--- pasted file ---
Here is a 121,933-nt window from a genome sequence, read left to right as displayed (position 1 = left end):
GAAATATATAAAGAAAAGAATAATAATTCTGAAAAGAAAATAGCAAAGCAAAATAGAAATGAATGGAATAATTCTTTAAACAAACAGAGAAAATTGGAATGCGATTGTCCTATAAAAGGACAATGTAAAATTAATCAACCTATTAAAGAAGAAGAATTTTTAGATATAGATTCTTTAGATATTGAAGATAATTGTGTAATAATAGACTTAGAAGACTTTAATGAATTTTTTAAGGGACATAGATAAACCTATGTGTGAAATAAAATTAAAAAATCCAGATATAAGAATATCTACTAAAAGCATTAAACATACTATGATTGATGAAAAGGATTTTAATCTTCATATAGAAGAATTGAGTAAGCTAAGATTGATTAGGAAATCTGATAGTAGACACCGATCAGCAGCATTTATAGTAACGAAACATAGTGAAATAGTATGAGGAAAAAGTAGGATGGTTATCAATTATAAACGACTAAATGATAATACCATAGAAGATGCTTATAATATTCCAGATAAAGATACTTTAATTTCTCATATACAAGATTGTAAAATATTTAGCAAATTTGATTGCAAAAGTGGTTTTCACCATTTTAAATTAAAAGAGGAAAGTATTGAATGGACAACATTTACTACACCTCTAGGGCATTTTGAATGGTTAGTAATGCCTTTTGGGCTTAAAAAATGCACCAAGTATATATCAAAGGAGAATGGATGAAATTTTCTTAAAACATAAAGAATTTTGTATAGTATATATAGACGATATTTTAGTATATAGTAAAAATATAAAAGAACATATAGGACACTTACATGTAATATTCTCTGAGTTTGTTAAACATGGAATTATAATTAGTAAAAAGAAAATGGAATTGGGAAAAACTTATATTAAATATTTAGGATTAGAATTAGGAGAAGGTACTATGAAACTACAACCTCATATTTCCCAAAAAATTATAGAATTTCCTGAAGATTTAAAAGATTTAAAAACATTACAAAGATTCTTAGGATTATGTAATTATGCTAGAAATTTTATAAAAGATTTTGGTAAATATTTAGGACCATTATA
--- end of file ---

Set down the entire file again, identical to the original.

Here is a 121,933-nt window from a genome sequence, read left to right as displayed (position 1 = left end):
GAAATATATAAAGAAAAGAATAATAATTCTGAAAAGAAAATAGCAAAGCAAAATAGAAATGAATGGAATAATTCTTTAAACAAACAGAGAAAATTGGAATGCGATTGTCCTATAAAAGGACAATGTAAAATTAATCAACCTATTAAAGAAGAAGAATTTTTAGATATAGATTCTTTAGATATTGAAGATAATTGTGTAATAATAGACTTAGAAGACTTTAATGAATTTTTTAAGGGACATAGATAAACCTATGTGTGAAATAAAATTAAAAAATCCAGATATAAGAATATCTACTAAAAGCATTAAACATACTATGATTGATGAAAAGGATTTTAATCTTCATATAGAAGAATTGAGTAAGCTAAGATTGATTAGGAAATCTGATAGTAGACACCGATCAGCAGCATTTATAGTAACGAAACATAGTGAAATAGTATGAGGAAAAAGTAGGATGGTTATCAATTATAAACGACTAAATGATAATACCATAGAAGATGCTTATAATATTCCAGATAAAGATACTTTAATTTCTCATATACAAGATTGTAAAATATTTAGCAAATTTGATTGCAAAAGTGGTTTTCACCATTTTAAATTAAAAGAGGAAAGTATTGAATGGACAACATTTACTACACCTCTAGGGCATTTTGAATGGTTAGTAATGCCTTTTGGGCTTAAAAAATGCACCAAGTATATATCAAAGGAGAATGGATGAAATTTTCTTAAAACATAAAGAATTTTGTATAGTATATATAGACGATATTTTAGTATATAGTAAAAATATAAAAGAACATATAGGACACTTACATGTAATATTCTCTGAGTTTGTTAAACATGGAATTATAATTAGTAAAAAGAAAATGGAATTGGGAAAAACTTATATTAAATATTTAGGATTAGAATTAGGAGAAGGTACTATGAAACTACAACCTCATATTTCCCAAAAAATTATAGAATTTCCTGAAGATTTAAAAGATTTAAAAACATTACAAAGATTCTTAGGATTATGTAATTATGCTAGAAATTTTATAAAAGATTTTGGTAAATATTTAGGACCATTATA